A new appointment of the ALICE Journal Club, titled ‘Statistical hadronization and thermalization in high energy collisions’, will take place on Wednesday 17 May, from 3 to 5 pm.
Francesco Becattini, professor of Theoretical Physics at the University of Florence, Italy - and one of the major experts in this field - will give an overview of the main aspects and applications of the statistical hadronization model to elementary and relativistic heavy ion collisions. He will also discuss thermalization in the hot environment created in heavy-ion collisions.
Hadronization, the process of formation of hadrons out of quarks and gluons, is a fundamental process in all high-energy physics collisions. This process lies in the non-perturbative domain of QCD and thus it is not calculable from first principles.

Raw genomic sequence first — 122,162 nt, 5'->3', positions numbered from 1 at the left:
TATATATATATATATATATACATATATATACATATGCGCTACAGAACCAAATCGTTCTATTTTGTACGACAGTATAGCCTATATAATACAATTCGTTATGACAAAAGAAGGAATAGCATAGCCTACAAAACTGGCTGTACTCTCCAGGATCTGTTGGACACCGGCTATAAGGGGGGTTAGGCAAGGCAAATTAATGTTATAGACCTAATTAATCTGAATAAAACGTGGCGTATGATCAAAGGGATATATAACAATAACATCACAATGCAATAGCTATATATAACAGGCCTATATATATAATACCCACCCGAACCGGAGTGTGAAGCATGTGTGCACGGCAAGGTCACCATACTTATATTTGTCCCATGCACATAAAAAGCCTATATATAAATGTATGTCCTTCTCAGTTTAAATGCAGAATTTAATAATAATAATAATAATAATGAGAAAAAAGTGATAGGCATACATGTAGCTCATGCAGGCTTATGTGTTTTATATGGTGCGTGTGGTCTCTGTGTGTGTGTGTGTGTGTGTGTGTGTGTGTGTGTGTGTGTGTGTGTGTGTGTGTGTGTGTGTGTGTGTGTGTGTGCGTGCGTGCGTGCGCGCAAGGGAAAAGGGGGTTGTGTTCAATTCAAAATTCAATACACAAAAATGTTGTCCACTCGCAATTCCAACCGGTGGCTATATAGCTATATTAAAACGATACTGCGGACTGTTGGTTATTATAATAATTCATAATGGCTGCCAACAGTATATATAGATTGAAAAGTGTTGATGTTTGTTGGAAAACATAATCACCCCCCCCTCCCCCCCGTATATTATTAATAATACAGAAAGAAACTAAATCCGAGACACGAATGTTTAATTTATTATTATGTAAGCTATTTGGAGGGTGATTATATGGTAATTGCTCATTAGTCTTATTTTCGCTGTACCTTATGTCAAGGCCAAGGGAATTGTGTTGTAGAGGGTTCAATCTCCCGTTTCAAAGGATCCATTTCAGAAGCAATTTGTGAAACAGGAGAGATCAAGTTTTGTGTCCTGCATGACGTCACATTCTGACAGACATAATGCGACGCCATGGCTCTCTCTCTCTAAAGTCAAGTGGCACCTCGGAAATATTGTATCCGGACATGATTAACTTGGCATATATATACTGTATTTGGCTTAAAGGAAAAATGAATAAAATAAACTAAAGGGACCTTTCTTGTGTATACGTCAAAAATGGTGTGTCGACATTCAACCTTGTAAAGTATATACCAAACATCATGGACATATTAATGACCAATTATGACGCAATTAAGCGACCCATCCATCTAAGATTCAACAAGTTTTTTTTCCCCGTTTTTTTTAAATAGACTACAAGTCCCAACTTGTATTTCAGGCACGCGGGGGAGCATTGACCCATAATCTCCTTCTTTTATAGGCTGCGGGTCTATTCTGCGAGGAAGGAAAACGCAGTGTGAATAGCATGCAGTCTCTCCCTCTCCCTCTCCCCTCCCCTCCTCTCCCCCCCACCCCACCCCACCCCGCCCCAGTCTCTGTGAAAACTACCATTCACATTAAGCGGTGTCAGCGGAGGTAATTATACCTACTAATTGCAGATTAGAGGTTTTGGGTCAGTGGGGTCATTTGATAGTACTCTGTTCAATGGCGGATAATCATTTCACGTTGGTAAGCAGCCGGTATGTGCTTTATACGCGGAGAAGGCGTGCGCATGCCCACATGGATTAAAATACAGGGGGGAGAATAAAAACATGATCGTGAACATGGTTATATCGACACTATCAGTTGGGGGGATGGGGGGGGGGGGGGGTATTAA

In heavy-ion collisions, hadronization occurs at the late stage of the expansion of a locally equilibrated medium (the QCD plasma) at the pseudo-critical transition temperature and it is thus believed to naturally generate hadrons from a locally thermally and chemically equilibrated source (hadronic black body). The model based on such assumptions, the Statistical Hadronization Model (SHM), provides indeed a very accurate prediction of particle abundances and spectra. However, the SHM is very successful in describing the relative particle abundances also in elementary collisions such as pp and even e+e-, where a locally equilibrated plasma is not expected and there is not enough time to achieve equilibration through post-hadronization collisions. This poses fundamental questions about the nature of the hadronization process as well as the thermalization mechanism in heavy-ion collisions. Why are particles "born in equilibrium", as supposed by Hagedorn?